The discrimination lawsuit against Harvard University last Fall revealed just this as the campus paper, The Harvard Crimson revealed a 2013 email where a former Dean of the Harvard Kennedy School David T. Ellwood (1975) thanked the Dean of Admissions and Financial Aid, William R. Fitzsimmons (1967) for his help admitting a groups of students with the financial reward of a building: “Once again you have done wonders. I am simply thrilled about the folks you were able to admit… [Redacted] and [redacted] are all big wins. [Redacted] has already committed to a building.” In another email, Associate Vice President for Alumni Affairs and Development, Roger P. Cheever (1967) reflected on the another Harvard applicant whose family had donated $8.7 million to the University whose worth was being evaluated to the admissions process: “[Redacted] was a devoted [redacted] Chair and generous donor…Going forward, I don’t see a significant opportunity for further major gifts. [Redacted] had an art collection which conceivably could come our way.”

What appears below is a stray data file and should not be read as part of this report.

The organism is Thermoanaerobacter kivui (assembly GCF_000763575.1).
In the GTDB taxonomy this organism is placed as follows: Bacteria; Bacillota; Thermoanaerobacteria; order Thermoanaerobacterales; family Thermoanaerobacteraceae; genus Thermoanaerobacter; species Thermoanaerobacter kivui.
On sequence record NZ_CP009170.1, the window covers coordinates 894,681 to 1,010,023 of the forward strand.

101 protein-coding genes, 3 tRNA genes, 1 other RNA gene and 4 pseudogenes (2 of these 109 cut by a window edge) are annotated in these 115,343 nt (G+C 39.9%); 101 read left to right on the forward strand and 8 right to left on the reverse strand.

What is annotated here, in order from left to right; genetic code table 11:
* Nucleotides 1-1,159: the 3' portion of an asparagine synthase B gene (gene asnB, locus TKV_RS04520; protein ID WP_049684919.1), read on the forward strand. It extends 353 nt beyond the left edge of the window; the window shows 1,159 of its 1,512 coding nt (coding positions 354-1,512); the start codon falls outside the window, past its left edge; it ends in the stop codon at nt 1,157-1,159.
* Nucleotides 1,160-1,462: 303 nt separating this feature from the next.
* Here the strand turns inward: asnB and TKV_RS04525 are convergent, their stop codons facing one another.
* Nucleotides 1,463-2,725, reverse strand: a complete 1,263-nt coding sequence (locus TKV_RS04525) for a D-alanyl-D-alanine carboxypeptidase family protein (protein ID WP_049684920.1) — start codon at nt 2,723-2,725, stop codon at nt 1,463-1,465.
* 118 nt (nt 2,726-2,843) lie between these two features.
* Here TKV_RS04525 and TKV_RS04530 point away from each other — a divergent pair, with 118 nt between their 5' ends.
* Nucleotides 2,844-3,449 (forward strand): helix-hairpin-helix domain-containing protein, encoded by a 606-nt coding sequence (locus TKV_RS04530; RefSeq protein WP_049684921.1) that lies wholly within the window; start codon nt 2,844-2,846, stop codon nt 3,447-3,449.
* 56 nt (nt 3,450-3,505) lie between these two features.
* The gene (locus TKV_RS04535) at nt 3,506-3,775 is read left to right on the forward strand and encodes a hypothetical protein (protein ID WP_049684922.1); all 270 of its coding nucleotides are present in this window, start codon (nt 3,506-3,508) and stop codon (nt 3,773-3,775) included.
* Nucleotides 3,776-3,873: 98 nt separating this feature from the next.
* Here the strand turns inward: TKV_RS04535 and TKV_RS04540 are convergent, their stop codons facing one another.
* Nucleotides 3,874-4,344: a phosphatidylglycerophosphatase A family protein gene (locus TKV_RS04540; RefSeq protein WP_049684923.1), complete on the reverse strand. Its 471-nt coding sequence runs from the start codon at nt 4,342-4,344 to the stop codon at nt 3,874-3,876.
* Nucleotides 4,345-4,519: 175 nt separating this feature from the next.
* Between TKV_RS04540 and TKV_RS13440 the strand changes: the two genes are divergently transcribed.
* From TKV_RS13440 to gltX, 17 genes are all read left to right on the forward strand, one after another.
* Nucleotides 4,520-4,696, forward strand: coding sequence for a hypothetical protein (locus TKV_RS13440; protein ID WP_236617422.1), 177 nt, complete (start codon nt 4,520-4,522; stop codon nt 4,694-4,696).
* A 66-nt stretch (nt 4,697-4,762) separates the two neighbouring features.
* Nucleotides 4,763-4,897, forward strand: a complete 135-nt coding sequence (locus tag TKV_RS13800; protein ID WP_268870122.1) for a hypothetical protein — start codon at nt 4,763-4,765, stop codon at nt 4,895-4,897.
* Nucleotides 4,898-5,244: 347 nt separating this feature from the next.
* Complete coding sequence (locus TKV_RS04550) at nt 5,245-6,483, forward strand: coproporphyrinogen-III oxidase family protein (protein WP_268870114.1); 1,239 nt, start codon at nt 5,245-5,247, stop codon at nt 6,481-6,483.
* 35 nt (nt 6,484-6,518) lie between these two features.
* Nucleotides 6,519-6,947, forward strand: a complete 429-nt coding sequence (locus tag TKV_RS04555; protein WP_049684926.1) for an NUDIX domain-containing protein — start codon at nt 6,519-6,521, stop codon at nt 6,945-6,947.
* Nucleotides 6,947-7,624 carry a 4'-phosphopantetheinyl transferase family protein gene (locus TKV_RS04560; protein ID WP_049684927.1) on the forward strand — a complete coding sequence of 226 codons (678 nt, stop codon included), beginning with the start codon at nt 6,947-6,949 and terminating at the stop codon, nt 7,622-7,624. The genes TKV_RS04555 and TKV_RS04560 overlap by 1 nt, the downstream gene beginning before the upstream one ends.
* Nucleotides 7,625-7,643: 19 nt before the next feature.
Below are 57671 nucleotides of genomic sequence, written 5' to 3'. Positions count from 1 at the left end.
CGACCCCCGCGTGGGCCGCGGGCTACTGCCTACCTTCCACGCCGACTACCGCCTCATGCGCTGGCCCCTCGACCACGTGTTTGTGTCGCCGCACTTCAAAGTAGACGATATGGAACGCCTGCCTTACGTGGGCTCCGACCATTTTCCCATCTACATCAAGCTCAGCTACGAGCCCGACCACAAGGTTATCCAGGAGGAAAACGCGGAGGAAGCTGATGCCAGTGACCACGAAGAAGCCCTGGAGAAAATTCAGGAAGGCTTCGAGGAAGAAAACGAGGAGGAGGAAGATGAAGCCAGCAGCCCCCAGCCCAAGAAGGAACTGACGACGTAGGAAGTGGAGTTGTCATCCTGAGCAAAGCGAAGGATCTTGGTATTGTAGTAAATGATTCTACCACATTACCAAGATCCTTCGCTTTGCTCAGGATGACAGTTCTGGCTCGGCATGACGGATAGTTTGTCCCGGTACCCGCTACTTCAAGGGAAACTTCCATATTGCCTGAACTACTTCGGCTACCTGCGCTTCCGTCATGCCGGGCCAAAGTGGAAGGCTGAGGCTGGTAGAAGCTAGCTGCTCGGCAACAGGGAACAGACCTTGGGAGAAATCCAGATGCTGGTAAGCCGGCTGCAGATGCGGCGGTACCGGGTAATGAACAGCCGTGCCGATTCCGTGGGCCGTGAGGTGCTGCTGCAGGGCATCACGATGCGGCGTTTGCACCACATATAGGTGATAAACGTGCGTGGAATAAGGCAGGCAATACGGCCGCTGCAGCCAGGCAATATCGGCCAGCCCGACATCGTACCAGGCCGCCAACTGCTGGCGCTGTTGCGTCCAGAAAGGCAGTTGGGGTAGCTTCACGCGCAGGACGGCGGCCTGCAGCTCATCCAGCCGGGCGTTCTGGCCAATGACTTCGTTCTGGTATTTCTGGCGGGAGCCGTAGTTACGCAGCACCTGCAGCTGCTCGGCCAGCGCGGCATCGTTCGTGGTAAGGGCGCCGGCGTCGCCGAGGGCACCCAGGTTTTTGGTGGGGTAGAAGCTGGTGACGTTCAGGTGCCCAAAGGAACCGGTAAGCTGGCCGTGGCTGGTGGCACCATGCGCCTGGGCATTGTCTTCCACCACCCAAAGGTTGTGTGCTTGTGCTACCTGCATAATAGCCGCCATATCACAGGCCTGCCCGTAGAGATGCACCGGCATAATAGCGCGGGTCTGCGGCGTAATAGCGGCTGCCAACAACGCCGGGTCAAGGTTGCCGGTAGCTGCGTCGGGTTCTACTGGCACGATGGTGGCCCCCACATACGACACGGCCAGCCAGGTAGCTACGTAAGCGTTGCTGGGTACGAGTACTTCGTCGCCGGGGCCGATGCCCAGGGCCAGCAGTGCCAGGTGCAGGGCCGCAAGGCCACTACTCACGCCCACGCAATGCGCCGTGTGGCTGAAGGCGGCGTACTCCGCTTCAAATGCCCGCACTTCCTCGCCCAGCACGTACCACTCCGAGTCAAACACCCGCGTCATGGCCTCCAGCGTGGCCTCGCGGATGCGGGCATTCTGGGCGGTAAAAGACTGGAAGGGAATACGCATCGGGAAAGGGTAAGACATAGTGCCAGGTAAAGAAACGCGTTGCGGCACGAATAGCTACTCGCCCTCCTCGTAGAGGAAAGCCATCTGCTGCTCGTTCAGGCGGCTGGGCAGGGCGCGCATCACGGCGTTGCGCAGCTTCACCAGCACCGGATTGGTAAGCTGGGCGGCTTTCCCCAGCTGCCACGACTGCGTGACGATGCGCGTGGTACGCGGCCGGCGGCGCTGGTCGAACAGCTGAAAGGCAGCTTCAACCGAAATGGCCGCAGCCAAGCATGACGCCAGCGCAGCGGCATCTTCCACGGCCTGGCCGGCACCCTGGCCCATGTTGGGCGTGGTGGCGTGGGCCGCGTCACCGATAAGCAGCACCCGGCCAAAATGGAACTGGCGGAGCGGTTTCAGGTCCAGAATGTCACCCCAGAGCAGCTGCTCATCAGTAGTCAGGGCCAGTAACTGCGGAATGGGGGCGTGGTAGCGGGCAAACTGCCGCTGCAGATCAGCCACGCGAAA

There are several things about last week’s revelation that escape me entirely and they generally begin with a feeling that this isn’t new or news. This is really part of a very long paradigm of people with money ensuring that their own clan members will continue to inherit all the self-entitled wealth that these families feel is owed them. You know, feudalism in the 21st century and all. It’s almost as if Engels had never penned Origin of the Family, Private Property, and the State (1884) wherein he discusses precisely this sort of relationship between the accumulation of private property and the centralization of wealth in the hands of a tiny minority along with the “increasing impoverishment of the masses and an increasing mass of impoverishment.” Engels analyzes how power and wealth function back to Athens and Rome, “the new aristocracy of wealth, in so far as it had not been identical from the outset with the old hereditary aristocracy, pushed it permanently into the background.” From a building here to a photoshopped crew team there, it’s all pretty much the same story recycled throughout history: one aristocracy is replaced by the wealth-owning class. It’s not coincidence that in 2002 Harvard reported accepting 40% of applicants who are children of alumni while only 11% of general applicants were accepted. And from 2009 to 2015, legacy students represent 34 percent of the undergraduate population at Harvard as opposed to non-legacy admissions which came in at 5.9 percent.